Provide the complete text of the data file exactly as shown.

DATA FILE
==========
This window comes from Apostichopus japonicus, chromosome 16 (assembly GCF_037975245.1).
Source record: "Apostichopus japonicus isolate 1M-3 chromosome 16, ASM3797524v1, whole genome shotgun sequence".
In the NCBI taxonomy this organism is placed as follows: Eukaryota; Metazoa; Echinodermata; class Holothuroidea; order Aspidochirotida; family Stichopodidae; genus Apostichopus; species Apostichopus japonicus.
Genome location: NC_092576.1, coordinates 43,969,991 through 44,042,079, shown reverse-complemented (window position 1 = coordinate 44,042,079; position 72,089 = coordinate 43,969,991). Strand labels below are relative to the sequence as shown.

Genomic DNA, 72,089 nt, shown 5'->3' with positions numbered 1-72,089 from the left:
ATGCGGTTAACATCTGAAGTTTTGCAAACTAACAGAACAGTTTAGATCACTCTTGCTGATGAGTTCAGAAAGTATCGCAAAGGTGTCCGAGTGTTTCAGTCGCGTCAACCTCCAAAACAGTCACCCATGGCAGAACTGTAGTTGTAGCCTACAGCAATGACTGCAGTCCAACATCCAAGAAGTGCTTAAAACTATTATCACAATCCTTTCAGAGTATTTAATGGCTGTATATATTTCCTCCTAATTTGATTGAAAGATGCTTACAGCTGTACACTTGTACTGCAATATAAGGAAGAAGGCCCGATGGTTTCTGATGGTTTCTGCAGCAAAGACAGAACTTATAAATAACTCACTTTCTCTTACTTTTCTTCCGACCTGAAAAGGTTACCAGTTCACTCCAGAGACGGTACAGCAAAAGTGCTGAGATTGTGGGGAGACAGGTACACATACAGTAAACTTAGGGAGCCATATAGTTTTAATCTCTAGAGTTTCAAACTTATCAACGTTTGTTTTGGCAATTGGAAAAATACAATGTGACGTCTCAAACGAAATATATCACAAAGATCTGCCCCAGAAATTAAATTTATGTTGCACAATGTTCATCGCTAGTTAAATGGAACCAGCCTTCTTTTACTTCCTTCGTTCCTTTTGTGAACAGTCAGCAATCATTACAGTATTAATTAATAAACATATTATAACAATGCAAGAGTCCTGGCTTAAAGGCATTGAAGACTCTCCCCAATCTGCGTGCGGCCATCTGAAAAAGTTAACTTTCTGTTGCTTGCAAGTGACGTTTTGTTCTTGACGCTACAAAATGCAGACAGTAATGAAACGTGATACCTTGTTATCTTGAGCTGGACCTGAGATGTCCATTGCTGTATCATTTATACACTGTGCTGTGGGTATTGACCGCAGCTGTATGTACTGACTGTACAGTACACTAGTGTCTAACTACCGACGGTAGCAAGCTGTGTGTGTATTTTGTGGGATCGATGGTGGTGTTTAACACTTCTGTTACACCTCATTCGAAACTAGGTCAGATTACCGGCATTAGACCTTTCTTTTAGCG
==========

This window comes from Apostichopus japonicus, chromosome 16 (assembly GCF_037975245.1).
Source record: "Apostichopus japonicus isolate 1M-3 chromosome 16, ASM3797524v1, whole genome shotgun sequence".
In the NCBI taxonomy this organism is placed as follows: Eukaryota; Metazoa; Echinodermata; class Holothuroidea; order Aspidochirotida; family Stichopodidae; genus Apostichopus; species Apostichopus japonicus.
Genome location: NC_092576.1, coordinates 43,969,991 through 44,042,079, shown reverse-complemented (window position 1 = coordinate 44,042,079; position 72,089 = coordinate 43,969,991). Strand labels below are relative to the sequence as shown.

Genomic DNA, 72,089 nt, shown 5'->3' with positions numbered 1-72,089 from the left:
ATGCGGTTAACATCTGAAGTTTTGCAAACTAACAGAACAGTTTAGATCACTCTTGCTGATGAGTTCAGAAAGTATCGCAAAGGTGTCCGAGTGTTTCAGTCGCGTCAACCTCCAAAACAGTCACCCATGGCAGAACTGTAGTTGTAGCCTACAGCAATGACTGCAGTCCAACATCCAAGAAGTGCTTAAAACTATTATCACAATCCTTTCAGAGTATTTAATGGCTGTATATATTTCCTCCTAATTTGATTGAAAGATGCTTACAGCTGTACACTTGTACTGCAATATAAGGAAGAAGGCCCGATGGTTTCTGATGGTTTCTGCAGCAAAGACAGAACTTATAAATAACTCACTTTCTCTTACTTTTCTTCCGACCTGAAAAGGTTACCAGTTCACTCCAGAGACGGTACAGCAAAAGTGCTGAGATTGTGGGGAGACAGGTACACATACAGTAAACTTAGGGAGCCATATAGTTTTAATCTCTAGAGTTTCAAACTTATCAACGTTTGTTTTGGCAATTGGAAAAATACAATGTGACGTCTCAAACGAAATATATCACAAAGATCTGCCCCAGAAATTAAATTTATGTTGCACAATGTTCATCGCTAGTTAAATGGAACCAGCCTTCTTTTACTTCCTTCGTTCCTTTTGTGAACAGTCAGCAATCATTACAGTATTAATTAATAAACATATTATAACAATGCAAGAGTCCTGGCTTAAAGGCATTGAAGACTCTCCCCAATCTGCGTGCGGCCATCTGAAAAAGTTAACTTTCTGTTGCTTGCAAGTGACGTTTTGTTCTTGACGCTACAAAATGCAGACAGTAATGAAACGTGATACCTTGTTATCTTGAGCTGGACCTGAGATGTCCATTGCTGTATCATTTATACACTGTGCTGTGGGTATTGACCGCAGCTGTATGTACTGACTGTACAGTACACTAGTGTCTAACTACCGACGGTAGCAAGCTGTGTGTGTATTTTGTGGGATCGATGGTGGTGTTTAACACTTCTGTTACACCTCATTCGAAACTAGGTCAGATTACCGGCATTAGACCTTTCTTTTAGCG